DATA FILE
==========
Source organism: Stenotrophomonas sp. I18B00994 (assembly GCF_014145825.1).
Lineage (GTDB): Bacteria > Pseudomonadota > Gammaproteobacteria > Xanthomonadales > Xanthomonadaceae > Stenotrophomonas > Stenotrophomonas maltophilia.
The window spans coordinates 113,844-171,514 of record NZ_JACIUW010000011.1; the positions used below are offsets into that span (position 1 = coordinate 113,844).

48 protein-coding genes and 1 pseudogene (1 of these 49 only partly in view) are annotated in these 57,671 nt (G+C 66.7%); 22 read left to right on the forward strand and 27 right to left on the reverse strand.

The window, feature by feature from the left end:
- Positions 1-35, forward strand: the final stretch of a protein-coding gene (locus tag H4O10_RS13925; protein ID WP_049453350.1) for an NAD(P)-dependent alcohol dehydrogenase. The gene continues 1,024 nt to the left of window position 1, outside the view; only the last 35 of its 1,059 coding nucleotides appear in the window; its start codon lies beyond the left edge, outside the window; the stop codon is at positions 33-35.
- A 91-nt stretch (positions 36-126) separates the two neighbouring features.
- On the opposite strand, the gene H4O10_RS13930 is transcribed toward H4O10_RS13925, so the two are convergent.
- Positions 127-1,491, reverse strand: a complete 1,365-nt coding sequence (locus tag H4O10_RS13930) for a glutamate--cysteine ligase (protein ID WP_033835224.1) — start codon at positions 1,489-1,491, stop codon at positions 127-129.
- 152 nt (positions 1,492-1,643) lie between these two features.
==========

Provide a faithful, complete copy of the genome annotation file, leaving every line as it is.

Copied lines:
Source organism: Stenotrophomonas sp. I18B00994 (assembly GCF_014145825.1).
Lineage (GTDB): Bacteria > Pseudomonadota > Gammaproteobacteria > Xanthomonadales > Xanthomonadaceae > Stenotrophomonas > Stenotrophomonas maltophilia.
The window spans coordinates 113,844-171,514 of record NZ_JACIUW010000011.1; the positions used below are offsets into that span (position 1 = coordinate 113,844).

48 protein-coding genes and 1 pseudogene (1 of these 49 only partly in view) are annotated in these 57,671 nt (G+C 66.7%); 22 read left to right on the forward strand and 27 right to left on the reverse strand.

The window, feature by feature from the left end:
- Positions 1-35, forward strand: the final stretch of a protein-coding gene (locus tag H4O10_RS13925; protein ID WP_049453350.1) for an NAD(P)-dependent alcohol dehydrogenase. The gene continues 1,024 nt to the left of window position 1, outside the view; only the last 35 of its 1,059 coding nucleotides appear in the window; its start codon lies beyond the left edge, outside the window; the stop codon is at positions 33-35.
- A 91-nt stretch (positions 36-126) separates the two neighbouring features.
- On the opposite strand, the gene H4O10_RS13930 is transcribed toward H4O10_RS13925, so the two are convergent.
- Positions 127-1,491, reverse strand: a complete 1,365-nt coding sequence (locus tag H4O10_RS13930) for a glutamate--cysteine ligase (protein ID WP_033835224.1) — start codon at positions 1,489-1,491, stop codon at positions 127-129.
- 152 nt (positions 1,492-1,643) lie between these two features.